The steps in the analysis of the data include: 1.) the mechanics of organizing the data, 2.) creating computer data files, and 3.) performing both the initial and more detailed analysis.
These steps are covered in other documents and YouTube videos including:
The first step in the analysis of the data is organizing the collected numbers. A most convenient manner of doing this is by the use of a table or DATA MATRIX. A matrix is nothing more than a table, that is, a sheet of paper with a certain number of columns ruled off and a certain number of rows, such as in the example which follows:
Each square is an element of the matrix and corresponds to a single number, such as grade point average or number of automobiles owned. These are the numbers that have been collected in the preceding stage of the project.
In general, each row of the data matrix corresponds to a record, which in many cases is an individual. Each column, on the other hand, represents a variable or a measure. The data matrix, therefore, takes on the following form:
|Column 1||Column 2||Column 3||Column 4|
|Variable 1||Variable 2||Variable 3||Variable 4|
All of the information collected in the study may be represented in a data matrix like the preceding example. After collecting data from twenty subjects using the data collection instrument presented in Figure 1-3, the data could be transferred from the questionnaires to the data matrix by copying each variable in the correct position for each subject. An example data matrix is presented below. This example has K=11 columns (variables) and N=20 rows (subjects). This would describe a 20 x 11 matrix containing 220 entries, or eleven entries for each of twenty subjects.
Almost all computer packages store information internally in much the same fashion as the data matrix. That is, a table of numbers is stored in memory with the columns corresponding to variables and the rows corresponding to individuals. The columns will be referenced by variable names. The problem becomes how to get the information from the data matrix on paper into computer memory.
At this point a very practical question of what kind of data to put into memory may be asked. Should the data be transformed to standard scores? Should all the data be used or only part of it? In general, the computer is an excellent data manipulation device and can perform almost any transformation faster and more accurately than any human can do it. It therefore makes sense that the most detailed raw data should be entered in the initial data matrix and later transformed within the computer program to more useable information. Thus, instead of entering miles per gallon, the knowledgeable computer user will enter the number of miles driven and the number of gallons of gasoline used. Although this requires an additional variable, it reduces the amount of computation which must be performed before placing the data on computer files and allows the user to analyze two additional variables if it should be desired to do so later in the study.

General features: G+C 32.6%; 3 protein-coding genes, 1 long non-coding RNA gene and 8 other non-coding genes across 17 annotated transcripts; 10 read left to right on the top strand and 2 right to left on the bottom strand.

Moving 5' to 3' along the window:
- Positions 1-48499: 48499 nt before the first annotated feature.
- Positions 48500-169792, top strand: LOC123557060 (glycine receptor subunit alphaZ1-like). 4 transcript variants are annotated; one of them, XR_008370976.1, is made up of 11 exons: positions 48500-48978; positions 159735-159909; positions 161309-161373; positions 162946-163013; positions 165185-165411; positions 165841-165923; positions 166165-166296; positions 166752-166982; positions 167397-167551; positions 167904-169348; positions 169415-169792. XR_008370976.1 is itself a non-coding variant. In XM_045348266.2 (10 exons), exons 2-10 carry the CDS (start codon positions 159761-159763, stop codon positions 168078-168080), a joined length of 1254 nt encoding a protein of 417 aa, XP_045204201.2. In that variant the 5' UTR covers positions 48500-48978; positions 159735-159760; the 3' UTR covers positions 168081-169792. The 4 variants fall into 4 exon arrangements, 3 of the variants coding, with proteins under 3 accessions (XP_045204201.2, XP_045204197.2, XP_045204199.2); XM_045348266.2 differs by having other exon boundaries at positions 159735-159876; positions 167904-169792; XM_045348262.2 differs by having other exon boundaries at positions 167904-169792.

Load the SPSS program, enter the data in the data editor, and document the data file with variable labels and value labels. The data file should look something like the following:
The Roles Data File in the SPSS Data Editor
Clicking on the "View" command on the toolbar, followed by the "Value Labels" option will change the view of the data to the following:
Viewing Value Labels in the SPSS Data Editor
Completion of the homework assignment using SPSS can be accomplished with the following commands.
By clicking on "Statistics" and selecting the options "Correlate" and then "Bivariate" the following screen should appear:
SPSS Commands to Find a Correlation Matrix
Mark the five variables to be included in the correlation matrix and send them to the right-hand box as demonstrated in the figure above. Click "OK" and the output editor should appear with the following table:
SPSS Correlation Command Output
To find the contingency table, click "Statistics", followed by "Summarize" and "Crosstabs." The following options should appear:
SPSS Commands to Find Contingency Tables
Mark and click the appropriate variables to the "Row(s)" and "Column(s)" boxes. Click on the "Statistics" button followed by checking the "Chi-square" option to generate a commonly used statistics. The output from these commands will be seen as follows:
This is the contingency table and Chi-square statistic for the Gender by Support variables. There will be three other similar pairs of tables.
SPSS Contingency Table and Chi-square Output
These statistics are found by clicking on "Statistics", followed by "Compare Means", and then "Means". The interface should appear as follows:
SPSS Commands to Find Breakdown Tables
Clicking on "Options" and then checking "Anova table and eta" will provide an hypothesis test about your means. The output for the "Faculty" by "Gender" variables will be as follows:
SPSS Breakdown Table Means Output
SPSS Breakdown Table ANOVA Output
Three more similar tables will be generated by using this sequence of commands.